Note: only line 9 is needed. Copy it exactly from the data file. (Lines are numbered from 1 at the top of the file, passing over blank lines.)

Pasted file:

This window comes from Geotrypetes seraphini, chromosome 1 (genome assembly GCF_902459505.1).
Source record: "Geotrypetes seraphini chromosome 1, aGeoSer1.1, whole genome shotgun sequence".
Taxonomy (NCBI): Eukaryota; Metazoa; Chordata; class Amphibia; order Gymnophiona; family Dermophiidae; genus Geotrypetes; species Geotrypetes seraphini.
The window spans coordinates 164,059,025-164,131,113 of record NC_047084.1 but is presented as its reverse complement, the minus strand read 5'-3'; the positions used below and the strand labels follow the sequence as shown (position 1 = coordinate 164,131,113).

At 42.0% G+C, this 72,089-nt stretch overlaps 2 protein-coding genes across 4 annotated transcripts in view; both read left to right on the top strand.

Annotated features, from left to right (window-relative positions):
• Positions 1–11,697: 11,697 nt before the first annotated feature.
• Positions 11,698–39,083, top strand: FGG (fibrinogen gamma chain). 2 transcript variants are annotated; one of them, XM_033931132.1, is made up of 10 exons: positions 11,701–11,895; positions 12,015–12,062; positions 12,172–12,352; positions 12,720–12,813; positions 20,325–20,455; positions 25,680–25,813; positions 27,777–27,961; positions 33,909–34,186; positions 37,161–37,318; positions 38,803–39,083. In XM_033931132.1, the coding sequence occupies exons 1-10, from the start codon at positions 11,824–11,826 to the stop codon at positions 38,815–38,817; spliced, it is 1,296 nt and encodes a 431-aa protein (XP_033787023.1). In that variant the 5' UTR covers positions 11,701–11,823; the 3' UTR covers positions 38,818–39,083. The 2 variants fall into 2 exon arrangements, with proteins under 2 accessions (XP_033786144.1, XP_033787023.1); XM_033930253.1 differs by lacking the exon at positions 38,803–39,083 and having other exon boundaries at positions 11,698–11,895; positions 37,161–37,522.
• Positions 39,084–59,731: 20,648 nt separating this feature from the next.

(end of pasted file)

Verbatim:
• Positions 39,084–59,731: 20,648 nt separating this feature from the next.